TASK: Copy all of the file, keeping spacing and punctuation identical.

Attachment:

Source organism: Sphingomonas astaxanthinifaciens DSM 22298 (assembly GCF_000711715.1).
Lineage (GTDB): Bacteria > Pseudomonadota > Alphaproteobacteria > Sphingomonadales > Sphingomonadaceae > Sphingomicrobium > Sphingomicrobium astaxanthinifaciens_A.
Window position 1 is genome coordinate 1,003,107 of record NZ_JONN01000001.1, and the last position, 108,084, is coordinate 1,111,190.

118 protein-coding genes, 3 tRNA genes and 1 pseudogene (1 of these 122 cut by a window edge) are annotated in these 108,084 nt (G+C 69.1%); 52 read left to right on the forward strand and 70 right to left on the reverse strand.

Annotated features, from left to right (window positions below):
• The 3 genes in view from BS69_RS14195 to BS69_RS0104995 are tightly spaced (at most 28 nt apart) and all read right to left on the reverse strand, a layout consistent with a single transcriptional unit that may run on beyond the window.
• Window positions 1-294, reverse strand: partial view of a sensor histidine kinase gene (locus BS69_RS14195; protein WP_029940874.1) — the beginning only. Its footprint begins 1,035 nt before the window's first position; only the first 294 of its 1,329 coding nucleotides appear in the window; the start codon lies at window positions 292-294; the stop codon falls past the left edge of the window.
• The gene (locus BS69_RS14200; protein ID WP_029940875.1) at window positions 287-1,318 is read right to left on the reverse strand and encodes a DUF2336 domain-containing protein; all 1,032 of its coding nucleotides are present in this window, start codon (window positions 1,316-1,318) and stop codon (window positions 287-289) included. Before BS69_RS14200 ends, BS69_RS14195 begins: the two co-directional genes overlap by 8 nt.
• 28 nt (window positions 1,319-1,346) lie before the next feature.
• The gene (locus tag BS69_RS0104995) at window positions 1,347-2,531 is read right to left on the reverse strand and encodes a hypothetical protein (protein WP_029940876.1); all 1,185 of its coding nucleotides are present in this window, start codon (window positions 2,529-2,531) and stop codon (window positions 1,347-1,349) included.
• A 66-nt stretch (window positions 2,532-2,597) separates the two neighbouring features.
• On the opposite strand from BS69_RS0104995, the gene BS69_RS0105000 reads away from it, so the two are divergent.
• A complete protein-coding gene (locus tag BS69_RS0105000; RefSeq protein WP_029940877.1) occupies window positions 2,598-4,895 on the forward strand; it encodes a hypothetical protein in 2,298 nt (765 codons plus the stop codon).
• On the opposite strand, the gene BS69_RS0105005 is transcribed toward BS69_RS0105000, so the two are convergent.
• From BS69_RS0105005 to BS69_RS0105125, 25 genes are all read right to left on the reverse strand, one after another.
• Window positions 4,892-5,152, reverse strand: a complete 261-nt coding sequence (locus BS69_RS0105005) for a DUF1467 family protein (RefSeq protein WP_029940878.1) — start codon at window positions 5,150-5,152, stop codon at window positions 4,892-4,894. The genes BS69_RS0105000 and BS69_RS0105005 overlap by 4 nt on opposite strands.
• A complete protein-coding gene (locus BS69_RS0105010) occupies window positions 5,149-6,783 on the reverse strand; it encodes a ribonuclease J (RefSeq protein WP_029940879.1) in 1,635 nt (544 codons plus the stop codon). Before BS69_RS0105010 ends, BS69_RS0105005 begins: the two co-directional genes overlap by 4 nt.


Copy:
Source organism: Sphingomonas astaxanthinifaciens DSM 22298 (assembly GCF_000711715.1).
Lineage (GTDB): Bacteria > Pseudomonadota > Alphaproteobacteria > Sphingomonadales > Sphingomonadaceae > Sphingomicrobium > Sphingomicrobium astaxanthinifaciens_A.
Window position 1 is genome coordinate 1,003,107 of record NZ_JONN01000001.1, and the last position, 108,084, is coordinate 1,111,190.

118 protein-coding genes, 3 tRNA genes and 1 pseudogene (1 of these 122 cut by a window edge) are annotated in these 108,084 nt (G+C 69.1%); 52 read left to right on the forward strand and 70 right to left on the reverse strand.

Annotated features, from left to right (window positions below):
• The 3 genes in view from BS69_RS14195 to BS69_RS0104995 are tightly spaced (at most 28 nt apart) and all read right to left on the reverse strand, a layout consistent with a single transcriptional unit that may run on beyond the window.
• Window positions 1-294, reverse strand: partial view of a sensor histidine kinase gene (locus BS69_RS14195; protein WP_029940874.1) — the beginning only. Its footprint begins 1,035 nt before the window's first position; only the first 294 of its 1,329 coding nucleotides appear in the window; the start codon lies at window positions 292-294; the stop codon falls past the left edge of the window.
• The gene (locus BS69_RS14200; protein ID WP_029940875.1) at window positions 287-1,318 is read right to left on the reverse strand and encodes a DUF2336 domain-containing protein; all 1,032 of its coding nucleotides are present in this window, start codon (window positions 1,316-1,318) and stop codon (window positions 287-289) included. Before BS69_RS14200 ends, BS69_RS14195 begins: the two co-directional genes overlap by 8 nt.
• 28 nt (window positions 1,319-1,346) lie before the next feature.
• The gene (locus tag BS69_RS0104995) at window positions 1,347-2,531 is read right to left on the reverse strand and encodes a hypothetical protein (protein WP_029940876.1); all 1,185 of its coding nucleotides are present in this window, start codon (window positions 2,529-2,531) and stop codon (window positions 1,347-1,349) included.
• A 66-nt stretch (window positions 2,532-2,597) separates the two neighbouring features.
• On the opposite strand from BS69_RS0104995, the gene BS69_RS0105000 reads away from it, so the two are divergent.
• A complete protein-coding gene (locus tag BS69_RS0105000; RefSeq protein WP_029940877.1) occupies window positions 2,598-4,895 on the forward strand; it encodes a hypothetical protein in 2,298 nt (765 codons plus the stop codon).
• On the opposite strand, the gene BS69_RS0105005 is transcribed toward BS69_RS0105000, so the two are convergent.
• From BS69_RS0105005 to BS69_RS0105125, 25 genes are all read right to left on the reverse strand, one after another.
• Window positions 4,892-5,152, reverse strand: a complete 261-nt coding sequence (locus BS69_RS0105005) for a DUF1467 family protein (RefSeq protein WP_029940878.1) — start codon at window positions 5,150-5,152, stop codon at window positions 4,892-4,894. The genes BS69_RS0105000 and BS69_RS0105005 overlap by 4 nt on opposite strands.
• A complete protein-coding gene (locus BS69_RS0105010) occupies window positions 5,149-6,783 on the reverse strand; it encodes a ribonuclease J (RefSeq protein WP_029940879.1) in 1,635 nt (544 codons plus the stop codon). Before BS69_RS0105010 ends, BS69_RS0105005 begins: the two co-directional genes overlap by 4 nt.